jueves, 1 de noviembre de 2012

A green revolution needed in Haiti

Link to my latest post on Wordpress A few months ago, I had the opportunity to visit Haiti as part of an Earth Institute visit to meet some of the newly appointed government officials from Haiti’s new Prime Minister Laurent Lamothe. Our main objective was to gain some on-site understanding of the main bottlenecks in the agriculture sector. There are a lot of studies and papers about this subject but seeing the rice fields with your own eyes adds a new dimension to any desk research.  I was lucky enough to have professor Glenn Denning leading the mission. He has a very long and successful career as a rice specialist in Southeastern Asia and his coaching during our travels in the country allowed me to quickly grasp the agricultural policy situation in Haiti. Haiti’s mountainous landscape limits the area that is suitable for investments in the intensification of agriculture.  The Artibonite valley, in the central plateau, is Haiti’s “rice bowl”, producing up to 80% of the national rice production. Thanks to the construction of the Peligre Dam in the 1950s and a major irrigation system financed by German aid in the 1970s, the area has the potential to secure the country’s rice stocks and reduce food insecurity.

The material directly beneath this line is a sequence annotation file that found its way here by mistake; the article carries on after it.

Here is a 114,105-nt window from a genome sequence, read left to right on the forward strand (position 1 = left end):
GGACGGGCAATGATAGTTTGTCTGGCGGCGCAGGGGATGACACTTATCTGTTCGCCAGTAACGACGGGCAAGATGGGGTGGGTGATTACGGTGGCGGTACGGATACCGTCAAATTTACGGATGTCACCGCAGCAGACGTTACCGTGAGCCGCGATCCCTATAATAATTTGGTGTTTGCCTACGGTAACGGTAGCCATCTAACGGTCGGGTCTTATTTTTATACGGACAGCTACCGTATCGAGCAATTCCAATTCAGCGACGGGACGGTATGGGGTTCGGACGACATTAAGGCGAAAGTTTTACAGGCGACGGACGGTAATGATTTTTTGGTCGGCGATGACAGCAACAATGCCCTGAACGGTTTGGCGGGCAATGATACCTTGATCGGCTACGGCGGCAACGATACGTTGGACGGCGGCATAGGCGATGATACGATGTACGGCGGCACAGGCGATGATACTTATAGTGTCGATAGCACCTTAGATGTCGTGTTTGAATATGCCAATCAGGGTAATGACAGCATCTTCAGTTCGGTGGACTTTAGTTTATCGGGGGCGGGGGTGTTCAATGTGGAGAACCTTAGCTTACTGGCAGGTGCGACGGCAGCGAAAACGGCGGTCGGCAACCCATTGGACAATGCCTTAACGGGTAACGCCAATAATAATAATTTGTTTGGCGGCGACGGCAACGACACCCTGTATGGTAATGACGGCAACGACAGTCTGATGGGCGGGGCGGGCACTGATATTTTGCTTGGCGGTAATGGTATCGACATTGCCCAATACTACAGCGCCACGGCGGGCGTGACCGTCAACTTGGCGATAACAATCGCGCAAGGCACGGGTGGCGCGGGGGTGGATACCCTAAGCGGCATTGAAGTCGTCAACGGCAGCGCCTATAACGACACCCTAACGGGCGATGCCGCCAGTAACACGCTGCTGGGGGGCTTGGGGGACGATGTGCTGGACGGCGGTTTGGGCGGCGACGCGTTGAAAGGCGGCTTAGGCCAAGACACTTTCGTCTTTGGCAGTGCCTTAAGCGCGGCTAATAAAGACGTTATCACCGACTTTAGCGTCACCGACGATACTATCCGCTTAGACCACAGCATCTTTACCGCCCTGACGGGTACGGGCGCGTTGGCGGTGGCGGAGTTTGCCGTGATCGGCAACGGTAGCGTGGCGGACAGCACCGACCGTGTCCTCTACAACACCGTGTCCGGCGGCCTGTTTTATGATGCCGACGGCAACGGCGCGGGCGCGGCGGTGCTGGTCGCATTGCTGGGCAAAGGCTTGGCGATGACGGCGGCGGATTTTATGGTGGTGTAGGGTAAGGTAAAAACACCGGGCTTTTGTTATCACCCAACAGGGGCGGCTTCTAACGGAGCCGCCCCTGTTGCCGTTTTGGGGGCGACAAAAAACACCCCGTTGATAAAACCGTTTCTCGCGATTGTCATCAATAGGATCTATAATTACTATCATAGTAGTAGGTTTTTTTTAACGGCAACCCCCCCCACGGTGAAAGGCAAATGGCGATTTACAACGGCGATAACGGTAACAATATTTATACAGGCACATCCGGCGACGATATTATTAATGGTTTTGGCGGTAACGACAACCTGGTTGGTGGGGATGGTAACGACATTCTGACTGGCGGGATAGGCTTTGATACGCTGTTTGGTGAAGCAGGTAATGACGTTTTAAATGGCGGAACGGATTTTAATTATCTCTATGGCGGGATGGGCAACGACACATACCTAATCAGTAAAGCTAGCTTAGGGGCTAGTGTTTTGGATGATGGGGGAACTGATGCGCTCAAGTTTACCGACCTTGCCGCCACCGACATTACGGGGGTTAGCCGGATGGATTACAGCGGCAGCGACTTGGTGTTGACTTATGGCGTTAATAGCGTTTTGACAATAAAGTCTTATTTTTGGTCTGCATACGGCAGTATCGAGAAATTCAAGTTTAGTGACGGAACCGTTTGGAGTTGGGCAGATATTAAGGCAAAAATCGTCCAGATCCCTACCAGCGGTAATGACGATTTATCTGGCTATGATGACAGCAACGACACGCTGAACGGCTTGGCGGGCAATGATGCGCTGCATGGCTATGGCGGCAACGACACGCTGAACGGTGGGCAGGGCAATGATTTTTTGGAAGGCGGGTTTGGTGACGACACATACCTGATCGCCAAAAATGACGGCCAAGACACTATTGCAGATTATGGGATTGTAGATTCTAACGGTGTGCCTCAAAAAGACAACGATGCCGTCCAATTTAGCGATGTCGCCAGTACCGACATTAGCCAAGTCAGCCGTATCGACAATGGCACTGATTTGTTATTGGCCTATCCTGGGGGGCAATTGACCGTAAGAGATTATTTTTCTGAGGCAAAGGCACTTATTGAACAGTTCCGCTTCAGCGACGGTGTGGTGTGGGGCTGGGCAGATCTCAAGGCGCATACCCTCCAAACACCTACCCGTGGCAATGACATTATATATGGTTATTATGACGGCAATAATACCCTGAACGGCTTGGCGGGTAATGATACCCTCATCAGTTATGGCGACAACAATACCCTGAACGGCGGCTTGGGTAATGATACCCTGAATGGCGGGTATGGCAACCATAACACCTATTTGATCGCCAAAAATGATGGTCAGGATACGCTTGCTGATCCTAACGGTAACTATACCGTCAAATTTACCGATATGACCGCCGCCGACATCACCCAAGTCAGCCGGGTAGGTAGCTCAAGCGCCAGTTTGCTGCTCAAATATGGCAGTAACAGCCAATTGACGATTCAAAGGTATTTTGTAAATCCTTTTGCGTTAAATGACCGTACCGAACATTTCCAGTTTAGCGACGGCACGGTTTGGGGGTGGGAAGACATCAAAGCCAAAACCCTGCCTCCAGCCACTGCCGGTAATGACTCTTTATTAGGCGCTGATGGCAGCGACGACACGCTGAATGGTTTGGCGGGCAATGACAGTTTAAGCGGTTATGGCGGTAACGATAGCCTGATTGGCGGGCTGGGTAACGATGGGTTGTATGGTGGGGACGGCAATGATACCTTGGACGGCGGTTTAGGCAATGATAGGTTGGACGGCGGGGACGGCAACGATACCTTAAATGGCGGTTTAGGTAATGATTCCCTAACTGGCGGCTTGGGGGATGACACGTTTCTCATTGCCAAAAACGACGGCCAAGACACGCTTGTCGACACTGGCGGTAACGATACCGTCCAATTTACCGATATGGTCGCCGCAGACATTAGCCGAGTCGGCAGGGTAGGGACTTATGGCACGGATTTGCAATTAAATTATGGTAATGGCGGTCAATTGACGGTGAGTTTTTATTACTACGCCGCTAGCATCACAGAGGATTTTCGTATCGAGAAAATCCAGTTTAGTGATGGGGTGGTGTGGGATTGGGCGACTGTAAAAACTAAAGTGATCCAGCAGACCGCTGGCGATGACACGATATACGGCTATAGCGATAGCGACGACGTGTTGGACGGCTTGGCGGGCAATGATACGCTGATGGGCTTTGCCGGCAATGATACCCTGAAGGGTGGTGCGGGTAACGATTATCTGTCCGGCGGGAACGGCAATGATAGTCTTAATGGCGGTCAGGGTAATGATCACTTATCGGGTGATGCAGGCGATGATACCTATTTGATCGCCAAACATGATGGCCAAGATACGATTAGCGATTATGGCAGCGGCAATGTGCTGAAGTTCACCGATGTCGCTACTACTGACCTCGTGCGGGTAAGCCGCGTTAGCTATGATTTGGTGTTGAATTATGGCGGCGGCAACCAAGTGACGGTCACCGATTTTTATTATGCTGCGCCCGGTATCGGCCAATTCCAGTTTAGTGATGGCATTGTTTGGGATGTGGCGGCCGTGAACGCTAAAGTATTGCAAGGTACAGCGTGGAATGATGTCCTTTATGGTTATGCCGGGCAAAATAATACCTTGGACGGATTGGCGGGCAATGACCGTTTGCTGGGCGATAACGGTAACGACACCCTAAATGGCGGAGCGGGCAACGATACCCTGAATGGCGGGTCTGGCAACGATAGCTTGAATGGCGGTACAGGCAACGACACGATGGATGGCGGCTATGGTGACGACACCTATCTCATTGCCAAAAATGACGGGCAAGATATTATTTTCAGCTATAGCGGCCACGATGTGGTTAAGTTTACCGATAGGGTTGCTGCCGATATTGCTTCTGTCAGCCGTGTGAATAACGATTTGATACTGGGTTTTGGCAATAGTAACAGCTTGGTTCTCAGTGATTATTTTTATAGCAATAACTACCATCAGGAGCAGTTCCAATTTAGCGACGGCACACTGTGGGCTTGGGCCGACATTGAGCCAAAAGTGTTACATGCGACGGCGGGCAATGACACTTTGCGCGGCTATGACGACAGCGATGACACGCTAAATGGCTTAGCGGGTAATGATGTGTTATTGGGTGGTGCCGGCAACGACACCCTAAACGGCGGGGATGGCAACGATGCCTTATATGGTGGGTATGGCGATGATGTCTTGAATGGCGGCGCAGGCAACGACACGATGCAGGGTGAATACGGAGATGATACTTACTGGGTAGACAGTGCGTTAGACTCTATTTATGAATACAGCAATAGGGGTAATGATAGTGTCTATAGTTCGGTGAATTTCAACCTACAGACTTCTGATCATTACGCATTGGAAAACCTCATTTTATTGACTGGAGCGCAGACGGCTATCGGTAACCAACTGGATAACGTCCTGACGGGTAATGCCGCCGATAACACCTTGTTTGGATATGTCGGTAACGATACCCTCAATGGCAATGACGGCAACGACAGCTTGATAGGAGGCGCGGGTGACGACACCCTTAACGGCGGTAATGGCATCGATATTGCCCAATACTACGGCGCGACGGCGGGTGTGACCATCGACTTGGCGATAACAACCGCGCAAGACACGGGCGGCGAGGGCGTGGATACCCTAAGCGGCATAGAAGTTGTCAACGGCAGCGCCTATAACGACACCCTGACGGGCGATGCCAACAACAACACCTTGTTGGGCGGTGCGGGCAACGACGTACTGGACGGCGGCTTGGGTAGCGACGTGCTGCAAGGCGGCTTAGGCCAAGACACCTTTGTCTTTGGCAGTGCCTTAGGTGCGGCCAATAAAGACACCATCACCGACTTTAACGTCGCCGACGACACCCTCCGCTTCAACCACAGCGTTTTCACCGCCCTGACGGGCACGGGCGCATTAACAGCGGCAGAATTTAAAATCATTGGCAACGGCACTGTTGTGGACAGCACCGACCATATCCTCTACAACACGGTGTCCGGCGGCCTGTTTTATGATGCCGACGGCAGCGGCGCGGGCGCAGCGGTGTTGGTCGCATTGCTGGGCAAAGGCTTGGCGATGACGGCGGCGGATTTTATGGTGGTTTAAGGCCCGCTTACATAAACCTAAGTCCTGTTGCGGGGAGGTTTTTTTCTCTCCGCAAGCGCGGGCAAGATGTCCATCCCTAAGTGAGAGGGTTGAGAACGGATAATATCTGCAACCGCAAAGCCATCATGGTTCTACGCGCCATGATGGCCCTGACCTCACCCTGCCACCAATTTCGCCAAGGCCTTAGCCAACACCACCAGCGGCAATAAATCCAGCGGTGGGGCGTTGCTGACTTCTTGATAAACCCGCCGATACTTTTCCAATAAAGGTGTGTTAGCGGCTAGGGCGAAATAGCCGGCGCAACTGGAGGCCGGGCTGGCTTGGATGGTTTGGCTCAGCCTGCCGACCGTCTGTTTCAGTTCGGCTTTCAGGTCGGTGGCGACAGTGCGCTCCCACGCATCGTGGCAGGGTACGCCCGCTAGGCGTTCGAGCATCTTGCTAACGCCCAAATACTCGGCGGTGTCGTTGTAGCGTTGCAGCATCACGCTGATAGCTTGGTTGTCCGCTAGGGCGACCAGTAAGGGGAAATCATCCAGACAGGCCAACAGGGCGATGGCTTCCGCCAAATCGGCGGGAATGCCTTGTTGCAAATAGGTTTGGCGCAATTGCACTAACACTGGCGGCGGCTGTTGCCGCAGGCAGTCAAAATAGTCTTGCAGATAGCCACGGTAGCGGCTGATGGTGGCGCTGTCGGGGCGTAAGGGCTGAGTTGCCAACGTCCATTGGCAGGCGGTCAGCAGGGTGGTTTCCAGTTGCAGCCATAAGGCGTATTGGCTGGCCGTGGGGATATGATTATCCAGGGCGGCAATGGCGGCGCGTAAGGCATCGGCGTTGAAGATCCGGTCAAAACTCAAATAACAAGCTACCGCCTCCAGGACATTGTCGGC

The Haitian government created the ODVA (Organization for the Development of the Artibonite Valley) in 1949 to take advantage of this area’s potential and to start what could be called a “Haitian Green Revolution”. Almost sixty years later and despite the relentless efforts of the organization to build and maintain water management infrastructure, the area produces yields comparable to what other tropical countries achieve with traditional rain-fed organic agriculture. The organization provides credit and in-kind transfers of basic imported inputs like seeds and fertilizer; it supports farmers in the acquisition of small mechanization tools. With these extension services and the irrigation infrastructure provided by ODVA the yields in the region should be up to three times higher for certain crops like rice. To better understand the reasons of these shortcomings we spent a full day in the Artibonite Valley visiting farmer fields, irrigation canals and meeting with ODVA staff. We learned that one of the main issues that the organization is facing is the lack of funding to maintain infrastructure. One of the key elements is the inability of the organization to charge for the water it provides farmers with. The effective full subsidy of water resources, covered by ODVA,  has critically limited the financial capacity of the ODVA to maintain secondary and tertiary canals in the valley. Without these canals, effective drainage and water management at the plot level is impossible causing yield levels  to remain stagnant.  This situation is worsened by the fact that the water comes from an upstream dam managed by EDH (Electricity of Haiti) whose work is totally uncoordinated from the needs of farmers in the valley. The Peligre dam represents more than 25% of the power generation capacity of the country and is fundamental to the country’s functioning; as a result water discharge is not synchronized with the agriculture needs in the region. The irrigation system provides either too much or too little water during the year. Another aspect to bear in mind is that imported rice is highly subsidized or even free, making the profitability of local production inexistent and forcing farmers to produce rice only for subsistence purposes. If all these factors weren’t enough, one needs to consider the land tenure issues in Haiti, having a higher-than-average productivity might lead to claims of land ownership by other farmers that could actually put in jeopardy any investment in the plot irrigation infrastructure. There are just no incentives for farmers to invest in productivity increases. Supporters of market-based mechanisms argue that part of the solution to this inefficient situation would be to charge farmers for the water delivered to their plots to build and maintain secondary and tertiary canals. Another important aspect would be to reduce the subsidies in the rice market to boost local production, a protectionist measure that Haiti’s commercial partners probably wouldn’t support. Both options would mean political suicide given the current political deadlock in the country. The reality is that the very precarious situation of Haiti has created a vicious cycle in the agriculture sector. There are absolutely no incentives for the private sector to invest in Haitian agriculture and there are very important pressures by the donor community to avoid any kind of important government intervention. Our job and the reason the ministry of agriculture has requested technical assistance from the Earth Institute is to support the ministry’s argument that the donor community has to invest in the sector having the government of Haiti act as the implementer of the projects. In this sense, the government needs to understand how much investment is needed in the sector to achieve yield levels that are in line with the two or even three times larger yield levels that similar Caribbean countries have already achieved. The Earth Institute has been working with yield, production and fertilizer data to model the possible economic impacts of strategic agricultural interventions to boost productivity. Factoring this political gridlock into the models is impossible; economists often avoid theses types of situations by making certain key assumptions to avoid the hard realities that occur in the development arena.  As a recent graduate from the MPA in Development Practice from Columbia University, I recognize that any form of effective policy recommendation will require going beyond the important desk based quantitative modeling. A true political reform is needed, one that recognizes the importance of starting a green revolution to Haiti.